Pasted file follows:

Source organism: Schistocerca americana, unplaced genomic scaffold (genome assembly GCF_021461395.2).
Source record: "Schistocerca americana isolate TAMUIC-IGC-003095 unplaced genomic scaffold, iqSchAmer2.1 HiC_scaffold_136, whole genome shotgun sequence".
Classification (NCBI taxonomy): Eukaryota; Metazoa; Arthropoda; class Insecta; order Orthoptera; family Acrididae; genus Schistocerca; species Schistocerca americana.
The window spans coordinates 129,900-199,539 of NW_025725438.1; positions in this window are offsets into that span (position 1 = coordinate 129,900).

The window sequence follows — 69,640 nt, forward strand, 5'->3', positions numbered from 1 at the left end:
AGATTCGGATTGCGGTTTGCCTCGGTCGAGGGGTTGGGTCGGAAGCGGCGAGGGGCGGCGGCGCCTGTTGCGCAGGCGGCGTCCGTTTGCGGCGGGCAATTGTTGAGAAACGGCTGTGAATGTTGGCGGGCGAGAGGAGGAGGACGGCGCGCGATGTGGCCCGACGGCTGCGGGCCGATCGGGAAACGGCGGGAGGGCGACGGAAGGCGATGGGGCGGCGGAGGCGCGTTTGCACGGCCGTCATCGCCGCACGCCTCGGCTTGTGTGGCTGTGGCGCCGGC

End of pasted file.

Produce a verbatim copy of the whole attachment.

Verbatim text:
Source organism: Schistocerca americana, unplaced genomic scaffold (genome assembly GCF_021461395.2).
Source record: "Schistocerca americana isolate TAMUIC-IGC-003095 unplaced genomic scaffold, iqSchAmer2.1 HiC_scaffold_136, whole genome shotgun sequence".
Classification (NCBI taxonomy): Eukaryota; Metazoa; Arthropoda; class Insecta; order Orthoptera; family Acrididae; genus Schistocerca; species Schistocerca americana.
The window spans coordinates 129,900-199,539 of NW_025725438.1; positions in this window are offsets into that span (position 1 = coordinate 129,900).

The window sequence follows — 69,640 nt, forward strand, 5'->3', positions numbered from 1 at the left end:
AGATTCGGATTGCGGTTTGCCTCGGTCGAGGGGTTGGGTCGGAAGCGGCGAGGGGCGGCGGCGCCTGTTGCGCAGGCGGCGTCCGTTTGCGGCGGGCAATTGTTGAGAAACGGCTGTGAATGTTGGCGGGCGAGAGGAGGAGGACGGCGCGCGATGTGGCCCGACGGCTGCGGGCCGATCGGGAAACGGCGGGAGGGCGACGGAAGGCGATGGGGCGGCGGAGGCGCGTTTGCACGGCCGTCATCGCCGCACGCCTCGGCTTGTGTGGCTGTGGCGCCGGC